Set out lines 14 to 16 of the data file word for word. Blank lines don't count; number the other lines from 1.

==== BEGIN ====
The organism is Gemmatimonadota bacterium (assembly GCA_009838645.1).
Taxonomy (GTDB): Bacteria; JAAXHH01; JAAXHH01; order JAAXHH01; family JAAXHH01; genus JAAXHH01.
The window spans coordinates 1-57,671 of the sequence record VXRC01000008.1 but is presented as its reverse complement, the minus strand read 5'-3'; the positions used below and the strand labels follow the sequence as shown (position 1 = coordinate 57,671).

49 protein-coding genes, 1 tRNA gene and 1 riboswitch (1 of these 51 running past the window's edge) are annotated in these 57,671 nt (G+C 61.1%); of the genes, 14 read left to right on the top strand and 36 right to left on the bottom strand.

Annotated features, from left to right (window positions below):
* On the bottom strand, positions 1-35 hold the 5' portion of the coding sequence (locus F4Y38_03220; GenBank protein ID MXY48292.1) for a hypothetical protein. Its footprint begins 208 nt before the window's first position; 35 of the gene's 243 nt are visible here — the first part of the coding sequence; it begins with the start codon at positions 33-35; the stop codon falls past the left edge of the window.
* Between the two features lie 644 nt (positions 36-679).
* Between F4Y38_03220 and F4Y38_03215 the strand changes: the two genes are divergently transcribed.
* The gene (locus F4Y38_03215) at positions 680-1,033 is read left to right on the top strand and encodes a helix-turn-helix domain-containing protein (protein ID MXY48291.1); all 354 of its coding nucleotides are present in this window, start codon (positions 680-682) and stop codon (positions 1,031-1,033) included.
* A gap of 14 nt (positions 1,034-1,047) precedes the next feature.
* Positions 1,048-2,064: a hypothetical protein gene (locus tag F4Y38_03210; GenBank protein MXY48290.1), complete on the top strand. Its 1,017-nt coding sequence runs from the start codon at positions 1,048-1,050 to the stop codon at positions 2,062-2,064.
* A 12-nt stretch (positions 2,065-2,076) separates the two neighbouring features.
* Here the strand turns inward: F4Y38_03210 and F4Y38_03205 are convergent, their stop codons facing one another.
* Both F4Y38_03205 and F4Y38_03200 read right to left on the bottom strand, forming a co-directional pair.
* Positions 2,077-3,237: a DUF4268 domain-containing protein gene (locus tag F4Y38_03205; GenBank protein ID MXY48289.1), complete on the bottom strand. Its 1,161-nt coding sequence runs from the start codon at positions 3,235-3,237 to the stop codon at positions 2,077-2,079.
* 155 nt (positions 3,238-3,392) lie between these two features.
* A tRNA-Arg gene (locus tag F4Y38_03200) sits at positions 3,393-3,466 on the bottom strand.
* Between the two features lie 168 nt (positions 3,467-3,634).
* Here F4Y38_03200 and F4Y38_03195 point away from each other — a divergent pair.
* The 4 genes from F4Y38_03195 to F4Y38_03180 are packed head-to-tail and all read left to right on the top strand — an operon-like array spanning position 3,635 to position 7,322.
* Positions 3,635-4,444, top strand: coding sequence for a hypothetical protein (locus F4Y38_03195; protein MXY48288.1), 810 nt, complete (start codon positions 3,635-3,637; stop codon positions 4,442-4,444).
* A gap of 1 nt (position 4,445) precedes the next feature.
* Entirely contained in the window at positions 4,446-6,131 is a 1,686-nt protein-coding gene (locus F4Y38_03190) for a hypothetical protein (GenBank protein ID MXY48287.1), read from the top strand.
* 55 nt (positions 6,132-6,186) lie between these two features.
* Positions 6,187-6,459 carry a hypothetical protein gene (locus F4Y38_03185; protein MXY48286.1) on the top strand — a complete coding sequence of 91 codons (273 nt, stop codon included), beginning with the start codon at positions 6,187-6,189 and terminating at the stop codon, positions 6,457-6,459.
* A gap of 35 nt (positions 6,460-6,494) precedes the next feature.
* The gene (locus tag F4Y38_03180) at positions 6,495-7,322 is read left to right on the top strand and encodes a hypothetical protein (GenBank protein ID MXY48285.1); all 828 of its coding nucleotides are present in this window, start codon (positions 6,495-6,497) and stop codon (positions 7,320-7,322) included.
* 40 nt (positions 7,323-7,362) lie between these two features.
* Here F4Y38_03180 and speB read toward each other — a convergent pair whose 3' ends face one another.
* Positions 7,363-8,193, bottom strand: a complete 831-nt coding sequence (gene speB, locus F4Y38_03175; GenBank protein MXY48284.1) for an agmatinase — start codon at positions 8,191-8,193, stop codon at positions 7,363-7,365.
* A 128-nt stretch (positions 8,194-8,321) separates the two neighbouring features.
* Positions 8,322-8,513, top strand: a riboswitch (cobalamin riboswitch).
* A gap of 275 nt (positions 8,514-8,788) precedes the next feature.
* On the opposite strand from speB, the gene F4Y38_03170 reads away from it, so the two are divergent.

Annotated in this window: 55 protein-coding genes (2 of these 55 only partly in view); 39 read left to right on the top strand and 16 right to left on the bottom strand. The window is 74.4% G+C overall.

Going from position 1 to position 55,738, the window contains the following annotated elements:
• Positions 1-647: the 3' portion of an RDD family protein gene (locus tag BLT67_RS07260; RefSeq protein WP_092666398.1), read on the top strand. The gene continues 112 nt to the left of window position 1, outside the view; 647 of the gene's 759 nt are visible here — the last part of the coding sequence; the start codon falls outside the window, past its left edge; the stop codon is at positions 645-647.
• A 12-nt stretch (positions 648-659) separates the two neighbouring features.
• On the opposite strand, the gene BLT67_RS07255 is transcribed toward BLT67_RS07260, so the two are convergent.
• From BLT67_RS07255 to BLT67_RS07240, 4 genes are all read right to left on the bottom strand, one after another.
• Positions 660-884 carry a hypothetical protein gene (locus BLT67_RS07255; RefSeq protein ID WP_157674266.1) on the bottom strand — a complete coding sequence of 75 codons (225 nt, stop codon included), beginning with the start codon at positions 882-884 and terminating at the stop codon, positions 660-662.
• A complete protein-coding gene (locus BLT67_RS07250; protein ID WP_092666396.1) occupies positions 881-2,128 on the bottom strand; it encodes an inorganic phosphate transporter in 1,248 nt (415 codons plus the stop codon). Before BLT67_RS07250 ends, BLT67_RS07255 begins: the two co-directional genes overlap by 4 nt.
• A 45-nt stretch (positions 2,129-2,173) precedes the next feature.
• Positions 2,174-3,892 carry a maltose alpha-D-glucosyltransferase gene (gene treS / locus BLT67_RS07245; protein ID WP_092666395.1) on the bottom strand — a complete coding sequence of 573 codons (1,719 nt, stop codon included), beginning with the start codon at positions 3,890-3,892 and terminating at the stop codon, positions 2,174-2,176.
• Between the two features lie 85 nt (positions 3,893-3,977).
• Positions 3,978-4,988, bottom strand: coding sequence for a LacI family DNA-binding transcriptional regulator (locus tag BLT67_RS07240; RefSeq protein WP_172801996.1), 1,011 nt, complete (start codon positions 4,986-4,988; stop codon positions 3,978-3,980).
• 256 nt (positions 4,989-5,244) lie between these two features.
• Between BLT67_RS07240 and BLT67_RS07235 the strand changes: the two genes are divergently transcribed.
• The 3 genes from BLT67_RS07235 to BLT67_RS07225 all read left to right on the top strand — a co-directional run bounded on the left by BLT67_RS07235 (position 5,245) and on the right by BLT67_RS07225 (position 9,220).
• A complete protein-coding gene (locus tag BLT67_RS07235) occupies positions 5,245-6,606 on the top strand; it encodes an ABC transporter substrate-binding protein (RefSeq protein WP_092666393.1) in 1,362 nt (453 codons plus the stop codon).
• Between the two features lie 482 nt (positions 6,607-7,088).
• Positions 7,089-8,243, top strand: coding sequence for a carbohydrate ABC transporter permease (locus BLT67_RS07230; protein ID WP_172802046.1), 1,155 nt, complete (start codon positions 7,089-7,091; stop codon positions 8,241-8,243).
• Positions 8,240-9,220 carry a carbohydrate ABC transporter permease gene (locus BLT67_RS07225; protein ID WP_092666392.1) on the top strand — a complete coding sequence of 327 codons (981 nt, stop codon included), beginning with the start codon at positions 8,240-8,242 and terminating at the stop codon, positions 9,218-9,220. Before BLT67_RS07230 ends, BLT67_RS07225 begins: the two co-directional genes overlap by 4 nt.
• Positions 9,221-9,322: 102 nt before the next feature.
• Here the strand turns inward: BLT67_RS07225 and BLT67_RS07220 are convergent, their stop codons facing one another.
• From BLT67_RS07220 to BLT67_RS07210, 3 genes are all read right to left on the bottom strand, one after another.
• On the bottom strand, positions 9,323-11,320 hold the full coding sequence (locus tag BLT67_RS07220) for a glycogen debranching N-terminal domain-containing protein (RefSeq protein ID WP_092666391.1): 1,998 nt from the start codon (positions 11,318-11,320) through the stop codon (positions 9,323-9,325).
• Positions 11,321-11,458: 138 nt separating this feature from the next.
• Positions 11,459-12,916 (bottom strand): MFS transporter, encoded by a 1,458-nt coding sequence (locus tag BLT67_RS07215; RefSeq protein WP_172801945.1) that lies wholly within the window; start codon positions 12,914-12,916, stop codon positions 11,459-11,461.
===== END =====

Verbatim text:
* Both F4Y38_03205 and F4Y38_03200 read right to left on the bottom strand, forming a co-directional pair.
* Positions 2,077-3,237: a DUF4268 domain-containing protein gene (locus tag F4Y38_03205; GenBank protein ID MXY48289.1), complete on the bottom strand. Its 1,161-nt coding sequence runs from the start codon at positions 3,235-3,237 to the stop codon at positions 2,077-2,079.
* 155 nt (positions 3,238-3,392) lie between these two features.